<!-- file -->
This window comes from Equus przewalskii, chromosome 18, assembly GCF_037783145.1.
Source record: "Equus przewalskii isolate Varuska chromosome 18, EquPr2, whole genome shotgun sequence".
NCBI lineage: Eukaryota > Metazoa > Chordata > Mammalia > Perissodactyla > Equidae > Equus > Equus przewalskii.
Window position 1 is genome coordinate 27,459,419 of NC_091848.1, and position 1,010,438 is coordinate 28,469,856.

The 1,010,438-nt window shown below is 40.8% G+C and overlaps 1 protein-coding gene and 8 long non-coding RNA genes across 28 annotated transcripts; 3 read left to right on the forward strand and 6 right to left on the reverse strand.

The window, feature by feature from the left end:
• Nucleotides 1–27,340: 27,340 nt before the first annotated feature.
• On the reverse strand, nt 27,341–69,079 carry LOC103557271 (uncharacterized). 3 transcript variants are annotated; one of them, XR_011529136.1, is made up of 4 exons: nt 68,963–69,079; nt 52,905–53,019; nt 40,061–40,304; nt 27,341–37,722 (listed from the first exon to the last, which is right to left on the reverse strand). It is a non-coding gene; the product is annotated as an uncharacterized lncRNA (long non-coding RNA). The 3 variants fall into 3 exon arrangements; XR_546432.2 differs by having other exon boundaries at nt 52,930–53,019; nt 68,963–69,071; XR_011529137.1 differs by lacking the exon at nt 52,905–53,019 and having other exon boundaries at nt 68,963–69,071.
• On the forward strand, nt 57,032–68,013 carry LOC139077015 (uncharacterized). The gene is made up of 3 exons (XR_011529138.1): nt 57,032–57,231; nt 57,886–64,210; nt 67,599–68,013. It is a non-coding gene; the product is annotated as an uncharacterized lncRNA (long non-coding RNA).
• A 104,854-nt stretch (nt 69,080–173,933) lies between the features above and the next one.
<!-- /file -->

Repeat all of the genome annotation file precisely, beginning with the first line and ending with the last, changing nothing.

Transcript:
This window comes from Equus przewalskii, chromosome 18, assembly GCF_037783145.1.
Source record: "Equus przewalskii isolate Varuska chromosome 18, EquPr2, whole genome shotgun sequence".
NCBI lineage: Eukaryota > Metazoa > Chordata > Mammalia > Perissodactyla > Equidae > Equus > Equus przewalskii.
Window position 1 is genome coordinate 27,459,419 of NC_091848.1, and position 1,010,438 is coordinate 28,469,856.

The 1,010,438-nt window shown below is 40.8% G+C and overlaps 1 protein-coding gene and 8 long non-coding RNA genes across 28 annotated transcripts; 3 read left to right on the forward strand and 6 right to left on the reverse strand.

The window, feature by feature from the left end:
• Nucleotides 1–27,340: 27,340 nt before the first annotated feature.
• On the reverse strand, nt 27,341–69,079 carry LOC103557271 (uncharacterized). 3 transcript variants are annotated; one of them, XR_011529136.1, is made up of 4 exons: nt 68,963–69,079; nt 52,905–53,019; nt 40,061–40,304; nt 27,341–37,722 (listed from the first exon to the last, which is right to left on the reverse strand). It is a non-coding gene; the product is annotated as an uncharacterized lncRNA (long non-coding RNA). The 3 variants fall into 3 exon arrangements; XR_546432.2 differs by having other exon boundaries at nt 52,930–53,019; nt 68,963–69,071; XR_011529137.1 differs by lacking the exon at nt 52,905–53,019 and having other exon boundaries at nt 68,963–69,071.
• On the forward strand, nt 57,032–68,013 carry LOC139077015 (uncharacterized). The gene is made up of 3 exons (XR_011529138.1): nt 57,032–57,231; nt 57,886–64,210; nt 67,599–68,013. It is a non-coding gene; the product is annotated as an uncharacterized lncRNA (long non-coding RNA).
• A 104,854-nt stretch (nt 69,080–173,933) lies between the features above and the next one.